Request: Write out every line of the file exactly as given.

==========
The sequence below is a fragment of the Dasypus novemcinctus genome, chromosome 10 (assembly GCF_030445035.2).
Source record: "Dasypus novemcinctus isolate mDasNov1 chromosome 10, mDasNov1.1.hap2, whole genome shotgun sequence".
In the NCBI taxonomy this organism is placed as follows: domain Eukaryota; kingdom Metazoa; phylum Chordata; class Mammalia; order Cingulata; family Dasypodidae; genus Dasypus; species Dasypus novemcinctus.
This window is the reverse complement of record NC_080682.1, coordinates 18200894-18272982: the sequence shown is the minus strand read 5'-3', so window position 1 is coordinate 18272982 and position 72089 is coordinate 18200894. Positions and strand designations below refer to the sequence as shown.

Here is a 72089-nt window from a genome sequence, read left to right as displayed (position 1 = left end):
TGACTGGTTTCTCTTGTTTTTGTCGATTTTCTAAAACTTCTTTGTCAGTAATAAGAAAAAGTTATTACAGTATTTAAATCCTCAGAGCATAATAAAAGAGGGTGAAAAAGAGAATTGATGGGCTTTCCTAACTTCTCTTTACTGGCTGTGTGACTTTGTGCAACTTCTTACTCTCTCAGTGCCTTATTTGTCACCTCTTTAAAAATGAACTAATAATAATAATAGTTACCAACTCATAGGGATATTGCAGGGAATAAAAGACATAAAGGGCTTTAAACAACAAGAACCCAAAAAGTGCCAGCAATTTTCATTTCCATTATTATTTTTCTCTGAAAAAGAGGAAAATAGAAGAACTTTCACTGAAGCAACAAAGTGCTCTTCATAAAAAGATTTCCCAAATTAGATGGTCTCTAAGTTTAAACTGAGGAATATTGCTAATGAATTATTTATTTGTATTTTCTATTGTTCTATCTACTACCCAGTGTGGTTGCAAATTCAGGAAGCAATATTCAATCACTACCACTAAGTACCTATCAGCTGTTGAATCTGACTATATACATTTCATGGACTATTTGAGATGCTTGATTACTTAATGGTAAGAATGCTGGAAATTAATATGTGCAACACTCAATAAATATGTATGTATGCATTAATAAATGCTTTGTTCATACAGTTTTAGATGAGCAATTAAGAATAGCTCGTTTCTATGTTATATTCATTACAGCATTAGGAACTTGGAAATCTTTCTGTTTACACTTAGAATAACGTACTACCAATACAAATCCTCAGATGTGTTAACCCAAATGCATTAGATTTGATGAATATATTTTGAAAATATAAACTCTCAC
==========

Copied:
The sequence below is a fragment of the Dasypus novemcinctus genome, chromosome 10 (assembly GCF_030445035.2).
Source record: "Dasypus novemcinctus isolate mDasNov1 chromosome 10, mDasNov1.1.hap2, whole genome shotgun sequence".
In the NCBI taxonomy this organism is placed as follows: domain Eukaryota; kingdom Metazoa; phylum Chordata; class Mammalia; order Cingulata; family Dasypodidae; genus Dasypus; species Dasypus novemcinctus.
This window is the reverse complement of record NC_080682.1, coordinates 18200894-18272982: the sequence shown is the minus strand read 5'-3', so window position 1 is coordinate 18272982 and position 72089 is coordinate 18200894. Positions and strand designations below refer to the sequence as shown.

Here is a 72089-nt window from a genome sequence, read left to right as displayed (position 1 = left end):
TGACTGGTTTCTCTTGTTTTTGTCGATTTTCTAAAACTTCTTTGTCAGTAATAAGAAAAAGTTATTACAGTATTTAAATCCTCAGAGCATAATAAAAGAGGGTGAAAAAGAGAATTGATGGGCTTTCCTAACTTCTCTTTACTGGCTGTGTGACTTTGTGCAACTTCTTACTCTCTCAGTGCCTTATTTGTCACCTCTTTAAAAATGAACTAATAATAATAATAGTTACCAACTCATAGGGATATTGCAGGGAATAAAAGACATAAAGGGCTTTAAACAACAAGAACCCAAAAAGTGCCAGCAATTTTCATTTCCATTATTATTTTTCTCTGAAAAAGAGGAAAATAGAAGAACTTTCACTGAAGCAACAAAGTGCTCTTCATAAAAAGATTTCCCAAATTAGATGGTCTCTAAGTTTAAACTGAGGAATATTGCTAATGAATTATTTATTTGTATTTTCTATTGTTCTATCTACTACCCAGTGTGGTTGCAAATTCAGGAAGCAATATTCAATCACTACCACTAAGTACCTATCAGCTGTTGAATCTGACTATATACATTTCATGGACTATTTGAGATGCTTGATTACTTAATGGTAAGAATGCTGGAAATTAATATGTGCAACACTCAATAAATATGTATGTATGCATTAATAAATGCTTTGTTCATACAGTTTTAGATGAGCAATTAAGAATAGCTCGTTTCTATGTTATATTCATTACAGCATTAGGAACTTGGAAATCTTTCTGTTTACACTTAGAATAACGTACTACCAATACAAATCCTCAGATGTGTTAACCCAAATGCATTAGATTTGATGAATATATTTTGAAAATATAAACTCTCAC